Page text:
Arthur C Clarke award winner The Testament of Jessie Lamb
We’ve got on an assignment for our Post-Millennial British Fiction module and I chose to do post-millennial British dystopian fiction…made it easy for myself you know. After looking at the texts on the module I decided to do Never Let Me Go by Kazuo Ishiguro, which when I finished it I realised I actually really liked it. The other dystopian text on the module was J.G. Ballard’s Kingdom Come, however it did take me a while to get into it. So, I spent a long time bothering Waterstones staff for a dystopian book but one of my lecturers recommended Jane Rogers’ The Testament of Jessie Lamb and the plot interested me instantly. The novel won the Arthur C Clarke award for 2012 and was longlisted for the Man Booker prize in 2011.
In the not so far distant future, 16-year-old Jessie Lamb lives in a world where there is a virus called Maternal Death Syndrome (MDS) that affects all pregnant women and that will jeopardise the future of the human race. Women who have the virus will die eventually. In a race to find a new way of giving birth, scientists come up with a programme that will put young women (girls around the age of 16 incidentally) into comas and allow them to give birth. However, the girls will not necessarily wake up from this coma yet Jessie is determined to do something for humanity.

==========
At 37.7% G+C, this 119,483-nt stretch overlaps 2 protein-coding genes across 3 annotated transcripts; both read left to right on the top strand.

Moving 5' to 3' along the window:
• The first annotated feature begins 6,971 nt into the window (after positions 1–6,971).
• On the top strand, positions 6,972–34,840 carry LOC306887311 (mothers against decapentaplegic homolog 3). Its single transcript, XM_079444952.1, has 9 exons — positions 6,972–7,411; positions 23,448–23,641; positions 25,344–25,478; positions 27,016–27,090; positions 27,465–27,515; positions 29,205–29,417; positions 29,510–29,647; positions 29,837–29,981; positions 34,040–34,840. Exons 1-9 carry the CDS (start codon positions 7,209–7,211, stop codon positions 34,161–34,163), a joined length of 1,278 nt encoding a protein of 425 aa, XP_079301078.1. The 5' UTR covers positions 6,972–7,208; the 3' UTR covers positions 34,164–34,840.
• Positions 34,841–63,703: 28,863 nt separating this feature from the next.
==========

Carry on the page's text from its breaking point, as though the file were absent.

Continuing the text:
I’ve only just started the book but already I found it really interesting. It’s from the point of view of Jessie and from the first part of the book we get the impression that she’s being held prisoner. She then delves into her past (much like Cathy does in Never Let Me Go) when she remembers about when she found out someone she knew got MDS. It’s bizarre because something like this could easily happen. With science, if someone has that idea and the access, ability and authority it could be so simple to start something that could in fact ruin the human race. It just shows how fragile humanity really is in the hands of someone who has the knowledge and want to make a drastic and maybe even negative change.
I am actually looking forward to reading the rest of The Testament of Jessie Lamb and I’m hoping I can use it for my assignment. It’s spooky when books are written with a kind of day after tomorrow background because it provokes a lot of thinking.